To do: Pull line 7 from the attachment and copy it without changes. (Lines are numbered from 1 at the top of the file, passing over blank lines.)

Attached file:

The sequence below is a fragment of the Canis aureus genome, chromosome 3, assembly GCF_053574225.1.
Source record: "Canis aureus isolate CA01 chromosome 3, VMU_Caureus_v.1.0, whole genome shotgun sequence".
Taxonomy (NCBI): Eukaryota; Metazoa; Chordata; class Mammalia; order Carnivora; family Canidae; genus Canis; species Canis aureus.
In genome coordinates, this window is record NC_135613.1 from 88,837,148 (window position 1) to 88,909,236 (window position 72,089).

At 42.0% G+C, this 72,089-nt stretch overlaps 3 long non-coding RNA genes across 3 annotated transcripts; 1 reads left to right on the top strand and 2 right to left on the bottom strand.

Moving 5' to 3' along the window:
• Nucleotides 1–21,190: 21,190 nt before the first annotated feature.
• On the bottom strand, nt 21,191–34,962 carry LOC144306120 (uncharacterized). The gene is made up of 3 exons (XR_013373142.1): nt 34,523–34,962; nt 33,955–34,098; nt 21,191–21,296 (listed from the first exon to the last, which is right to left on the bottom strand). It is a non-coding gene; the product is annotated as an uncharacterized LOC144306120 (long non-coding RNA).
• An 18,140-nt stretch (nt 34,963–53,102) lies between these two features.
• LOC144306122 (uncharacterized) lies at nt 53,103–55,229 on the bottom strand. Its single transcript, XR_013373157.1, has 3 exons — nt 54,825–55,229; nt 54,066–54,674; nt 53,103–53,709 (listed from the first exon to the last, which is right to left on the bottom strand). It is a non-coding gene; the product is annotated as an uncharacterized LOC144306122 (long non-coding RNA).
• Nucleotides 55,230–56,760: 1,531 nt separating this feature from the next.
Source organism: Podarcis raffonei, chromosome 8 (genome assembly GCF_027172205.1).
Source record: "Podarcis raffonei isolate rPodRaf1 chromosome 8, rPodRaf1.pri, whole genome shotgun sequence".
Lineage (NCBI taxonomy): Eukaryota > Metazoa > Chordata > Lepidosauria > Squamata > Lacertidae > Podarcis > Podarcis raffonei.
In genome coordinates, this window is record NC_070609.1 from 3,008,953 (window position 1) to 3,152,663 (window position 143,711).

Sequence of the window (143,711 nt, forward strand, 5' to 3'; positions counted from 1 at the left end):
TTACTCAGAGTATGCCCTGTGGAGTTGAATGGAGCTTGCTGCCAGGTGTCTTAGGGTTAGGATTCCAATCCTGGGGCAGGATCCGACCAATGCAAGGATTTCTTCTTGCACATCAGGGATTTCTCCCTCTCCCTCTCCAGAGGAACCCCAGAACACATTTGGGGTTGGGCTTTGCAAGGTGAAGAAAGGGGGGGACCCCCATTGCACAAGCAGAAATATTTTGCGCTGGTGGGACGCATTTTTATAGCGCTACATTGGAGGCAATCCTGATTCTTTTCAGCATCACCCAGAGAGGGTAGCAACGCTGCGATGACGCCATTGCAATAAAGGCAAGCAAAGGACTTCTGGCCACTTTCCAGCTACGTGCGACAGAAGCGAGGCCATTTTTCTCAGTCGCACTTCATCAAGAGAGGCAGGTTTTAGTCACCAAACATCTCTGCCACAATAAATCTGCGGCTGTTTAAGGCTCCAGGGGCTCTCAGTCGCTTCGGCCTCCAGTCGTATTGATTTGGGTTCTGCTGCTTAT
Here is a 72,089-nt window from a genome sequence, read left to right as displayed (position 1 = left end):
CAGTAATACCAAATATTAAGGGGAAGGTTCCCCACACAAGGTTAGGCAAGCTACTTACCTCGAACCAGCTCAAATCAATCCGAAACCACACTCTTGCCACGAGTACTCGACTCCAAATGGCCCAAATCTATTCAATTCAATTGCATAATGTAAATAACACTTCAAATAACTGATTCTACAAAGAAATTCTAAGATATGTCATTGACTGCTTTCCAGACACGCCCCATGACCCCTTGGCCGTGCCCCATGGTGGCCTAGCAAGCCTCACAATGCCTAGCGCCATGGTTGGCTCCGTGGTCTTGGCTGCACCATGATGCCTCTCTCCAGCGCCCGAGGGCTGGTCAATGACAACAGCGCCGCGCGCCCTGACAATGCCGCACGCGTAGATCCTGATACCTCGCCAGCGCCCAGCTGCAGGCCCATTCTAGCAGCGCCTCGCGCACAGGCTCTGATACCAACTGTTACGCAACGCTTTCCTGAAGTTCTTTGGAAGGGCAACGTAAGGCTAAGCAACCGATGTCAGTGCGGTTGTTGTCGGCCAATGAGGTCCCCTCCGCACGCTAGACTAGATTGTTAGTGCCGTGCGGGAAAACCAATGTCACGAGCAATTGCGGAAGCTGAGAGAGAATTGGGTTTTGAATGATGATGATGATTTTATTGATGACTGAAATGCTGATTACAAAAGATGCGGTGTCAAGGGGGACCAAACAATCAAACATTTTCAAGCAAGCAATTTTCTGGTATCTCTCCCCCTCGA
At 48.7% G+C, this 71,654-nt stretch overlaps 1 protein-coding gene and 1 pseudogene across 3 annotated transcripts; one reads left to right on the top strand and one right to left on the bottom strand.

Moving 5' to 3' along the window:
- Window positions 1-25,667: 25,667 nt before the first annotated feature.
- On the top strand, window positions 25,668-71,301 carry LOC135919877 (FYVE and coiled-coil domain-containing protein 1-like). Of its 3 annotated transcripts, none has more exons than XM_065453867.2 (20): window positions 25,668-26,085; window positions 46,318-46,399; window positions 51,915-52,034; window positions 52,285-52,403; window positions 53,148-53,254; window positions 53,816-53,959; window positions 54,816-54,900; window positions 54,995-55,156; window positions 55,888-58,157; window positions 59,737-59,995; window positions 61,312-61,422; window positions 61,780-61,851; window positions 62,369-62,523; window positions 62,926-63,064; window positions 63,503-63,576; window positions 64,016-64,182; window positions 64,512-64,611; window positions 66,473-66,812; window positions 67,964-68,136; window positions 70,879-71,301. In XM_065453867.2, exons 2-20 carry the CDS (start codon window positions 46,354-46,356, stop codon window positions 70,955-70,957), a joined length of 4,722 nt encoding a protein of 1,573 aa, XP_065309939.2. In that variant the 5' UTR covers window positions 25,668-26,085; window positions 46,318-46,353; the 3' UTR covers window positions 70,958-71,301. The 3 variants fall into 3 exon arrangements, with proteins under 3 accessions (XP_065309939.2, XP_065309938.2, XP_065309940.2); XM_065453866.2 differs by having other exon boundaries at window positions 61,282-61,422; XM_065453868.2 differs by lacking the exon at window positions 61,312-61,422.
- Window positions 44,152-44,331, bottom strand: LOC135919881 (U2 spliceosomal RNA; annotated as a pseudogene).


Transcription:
• Nucleotides 1–21,190: 21,190 nt before the first annotated feature.